ESG- a New Normality in Japan?


The interest among investors from Japan in ESG (environmental, social, and governance) factors has snowballed over the last five years, and Japanese businesses have incorporated sustainable practices as a result of this momentum. 

One of the most significant reasons ESG has garnered attention from corporations as well as individual stakeholders occurred in 2012. In 2012, Shinzo Abe came to power in Japan. Abe sought to support companies that factored ESG standards into their business models. To do this Abe used the pension fund named GPIF (Government Pension Investment Fund), one of Japan’s largest to exist, to assist companies who followed ESG. He believed that by aiding companies that follow ESG principles, he would further encourage other businesses to implement it into their portfolio [2].

Seven years after Shinzo Abe came to power, “The Japan Sustainable Investment Forum (JSIF) reports that total sustainable investment AUM rose to JPY336.4 trillion (USD3.1 trillion) in the 2019 fiscal period, marking a 45% jump from the previous year. These assets, according to the Global Sustainable Investment Alliance (GSIA), represent 55.9% of the total professionally managed money in Japan, up from just 3% in 2016″ [1]. Numbers from Japan have shown formidable growth of ESG in a relatively short period of time, and those who have chosen to invest using ESG standards have not been disappointed. Research by the International Monetary Fund suggests that “funds with a ‘sustainable mandate’ have returns similar to those of conventional equity funds. Of course, those figures exclude the long-term benefits to the planet and communities accruing from measures such as reducing the carbon footprint, eliminating child labor, or stamping out corruption” [1]. The IMF recognizes the impact of ESG standards and suggests through their research that ESG investments are mutually beneficial- fiscally and ethically. Japan has become exemplary in its accordance with environmental, social, and governance standards and has thus been rewarded fiscally and otherwise.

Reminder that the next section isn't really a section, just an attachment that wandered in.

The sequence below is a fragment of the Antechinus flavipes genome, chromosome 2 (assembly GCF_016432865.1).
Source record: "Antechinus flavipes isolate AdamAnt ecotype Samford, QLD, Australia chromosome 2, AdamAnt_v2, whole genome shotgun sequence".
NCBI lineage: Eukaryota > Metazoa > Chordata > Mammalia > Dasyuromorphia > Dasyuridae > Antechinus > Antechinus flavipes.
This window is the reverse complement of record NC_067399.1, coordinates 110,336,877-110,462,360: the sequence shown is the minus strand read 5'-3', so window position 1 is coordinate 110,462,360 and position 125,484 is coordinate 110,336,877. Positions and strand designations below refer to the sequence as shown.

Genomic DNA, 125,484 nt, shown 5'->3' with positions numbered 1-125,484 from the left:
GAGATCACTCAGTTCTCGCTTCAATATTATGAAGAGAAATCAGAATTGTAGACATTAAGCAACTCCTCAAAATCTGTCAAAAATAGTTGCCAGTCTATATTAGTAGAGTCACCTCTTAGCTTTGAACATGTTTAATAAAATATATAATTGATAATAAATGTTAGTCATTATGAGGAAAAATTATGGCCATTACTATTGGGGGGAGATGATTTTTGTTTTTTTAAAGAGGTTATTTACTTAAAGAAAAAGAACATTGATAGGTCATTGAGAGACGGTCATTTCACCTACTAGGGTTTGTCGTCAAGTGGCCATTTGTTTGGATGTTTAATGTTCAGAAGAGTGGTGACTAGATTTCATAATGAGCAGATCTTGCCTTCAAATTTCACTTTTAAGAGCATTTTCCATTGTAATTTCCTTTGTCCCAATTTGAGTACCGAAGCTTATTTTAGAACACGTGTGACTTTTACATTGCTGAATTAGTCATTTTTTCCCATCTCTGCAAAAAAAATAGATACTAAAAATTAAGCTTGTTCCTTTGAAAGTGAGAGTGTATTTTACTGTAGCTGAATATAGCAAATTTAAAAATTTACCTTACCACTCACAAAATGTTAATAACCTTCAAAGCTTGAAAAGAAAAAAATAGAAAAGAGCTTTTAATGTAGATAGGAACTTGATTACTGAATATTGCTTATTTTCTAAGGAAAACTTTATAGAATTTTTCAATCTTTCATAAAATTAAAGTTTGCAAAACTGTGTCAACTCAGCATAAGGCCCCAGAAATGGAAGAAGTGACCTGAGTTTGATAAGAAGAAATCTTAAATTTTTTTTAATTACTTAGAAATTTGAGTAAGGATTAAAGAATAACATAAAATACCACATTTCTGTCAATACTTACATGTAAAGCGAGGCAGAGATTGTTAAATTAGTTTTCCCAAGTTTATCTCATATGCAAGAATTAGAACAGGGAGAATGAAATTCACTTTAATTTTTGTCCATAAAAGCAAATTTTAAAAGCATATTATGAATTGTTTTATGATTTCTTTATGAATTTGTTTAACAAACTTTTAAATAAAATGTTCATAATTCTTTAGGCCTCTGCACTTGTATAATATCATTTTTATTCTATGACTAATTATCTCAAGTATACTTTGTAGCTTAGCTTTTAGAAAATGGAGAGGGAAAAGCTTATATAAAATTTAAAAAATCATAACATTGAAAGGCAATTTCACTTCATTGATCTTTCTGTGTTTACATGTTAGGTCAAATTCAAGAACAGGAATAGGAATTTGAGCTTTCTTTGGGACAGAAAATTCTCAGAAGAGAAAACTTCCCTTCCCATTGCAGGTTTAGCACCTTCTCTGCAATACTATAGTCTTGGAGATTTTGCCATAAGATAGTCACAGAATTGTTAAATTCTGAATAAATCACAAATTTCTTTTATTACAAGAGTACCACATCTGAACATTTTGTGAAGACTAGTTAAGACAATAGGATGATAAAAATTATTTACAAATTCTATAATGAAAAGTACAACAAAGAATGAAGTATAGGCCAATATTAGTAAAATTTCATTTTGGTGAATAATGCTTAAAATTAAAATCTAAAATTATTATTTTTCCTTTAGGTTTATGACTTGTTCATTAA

Hiro Mizuno, GPIF’s CIO, has also assisted greatly in the rise of ESG. He has publicly promoted the JPX 400 index, which lays out the top 400 corporations in terms of “governance and respect for minority investors”[2], terms very similar to that of ESG standards. Mizuno has worked with multiple groups to help reach new sustainable goals as well. Some of these companies are: “FTSE Blossom Japan (consisting of companies showing solid commitment to ESG practices), MSCI Japan ESG Leaders, and, no less importantly, MSCI Japan Empowering Women” [2]. At the end of 2017, Mizuno also announced that during the PRI (Principles for Responsible Investment) conference, GPIF would fully implement ESG principles in all future investments [2]. GPIF’s positive stance regarding ESG displays how quickly and efficiently sustainable actions can occur when a holistic effort is made. 

Parallel to the support given to those who abide by ESG standards, companies in Japan that have resisted following ESG criteria are being punished through exclusions of indexes. The lack of ESG involvement has resulted in harming their brand/image, as well as discouraging current and future stakeholders. 

Japan has shown tremendous effort in their endeavors to promote ESG. They have set an inspiring precedent regarding how to seamlessly implement ESG, which should help it grow on a global scale.

  1. Russell, F. (2020, July 19). Sustainable Investing: The New Norm For Japan? Retrieved July 30, 2020, from
  2. UBP. (2019, April 09). Factoring in ESG criteria in Japan. Retrieved July 30, 2020, from

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